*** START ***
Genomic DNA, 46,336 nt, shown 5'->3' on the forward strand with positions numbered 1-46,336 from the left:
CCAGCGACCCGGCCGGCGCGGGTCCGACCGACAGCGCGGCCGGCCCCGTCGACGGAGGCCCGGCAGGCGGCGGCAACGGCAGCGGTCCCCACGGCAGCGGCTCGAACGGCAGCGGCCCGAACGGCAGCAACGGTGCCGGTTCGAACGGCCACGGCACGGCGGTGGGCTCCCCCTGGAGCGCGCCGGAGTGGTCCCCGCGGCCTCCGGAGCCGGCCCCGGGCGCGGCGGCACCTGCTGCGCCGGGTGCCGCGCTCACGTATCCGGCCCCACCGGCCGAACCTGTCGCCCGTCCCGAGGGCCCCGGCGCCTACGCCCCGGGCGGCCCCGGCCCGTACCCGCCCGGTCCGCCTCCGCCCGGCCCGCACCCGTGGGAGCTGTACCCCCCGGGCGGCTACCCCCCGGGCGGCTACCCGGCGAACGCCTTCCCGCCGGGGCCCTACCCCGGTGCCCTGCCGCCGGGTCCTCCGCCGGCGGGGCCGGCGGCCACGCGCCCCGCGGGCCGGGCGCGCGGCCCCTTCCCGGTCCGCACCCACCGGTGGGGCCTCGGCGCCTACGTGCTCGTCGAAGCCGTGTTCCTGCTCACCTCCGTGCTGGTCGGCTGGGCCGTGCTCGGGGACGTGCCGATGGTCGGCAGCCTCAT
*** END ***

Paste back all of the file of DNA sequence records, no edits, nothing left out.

Genomic DNA, 46,336 nt, shown 5'->3' on the forward strand with positions numbered 1-46,336 from the left:
CCAGCGACCCGGCCGGCGCGGGTCCGACCGACAGCGCGGCCGGCCCCGTCGACGGAGGCCCGGCAGGCGGCGGCAACGGCAGCGGTCCCCACGGCAGCGGCTCGAACGGCAGCGGCCCGAACGGCAGCAACGGTGCCGGTTCGAACGGCCACGGCACGGCGGTGGGCTCCCCCTGGAGCGCGCCGGAGTGGTCCCCGCGGCCTCCGGAGCCGGCCCCGGGCGCGGCGGCACCTGCTGCGCCGGGTGCCGCGCTCACGTATCCGGCCCCACCGGCCGAACCTGTCGCCCGTCCCGAGGGCCCCGGCGCCTACGCCCCGGGCGGCCCCGGCCCGTACCCGCCCGGTCCGCCTCCGCCCGGCCCGCACCCGTGGGAGCTGTACCCCCCGGGCGGCTACCCCCCGGGCGGCTACCCGGCGAACGCCTTCCCGCCGGGGCCCTACCCCGGTGCCCTGCCGCCGGGTCCTCCGCCGGCGGGGCCGGCGGCCACGCGCCCCGCGGGCCGGGCGCGCGGCCCCTTCCCGGTCCGCACCCACCGGTGGGGCCTCGGCGCCTACGTGCTCGTCGAAGCCGTGTTCCTGCTCACCTCCGTGCTGGTCGGCTGGGCCGTGCTCGGGGACGTGCCGATGGTCGGCAGCCTCAT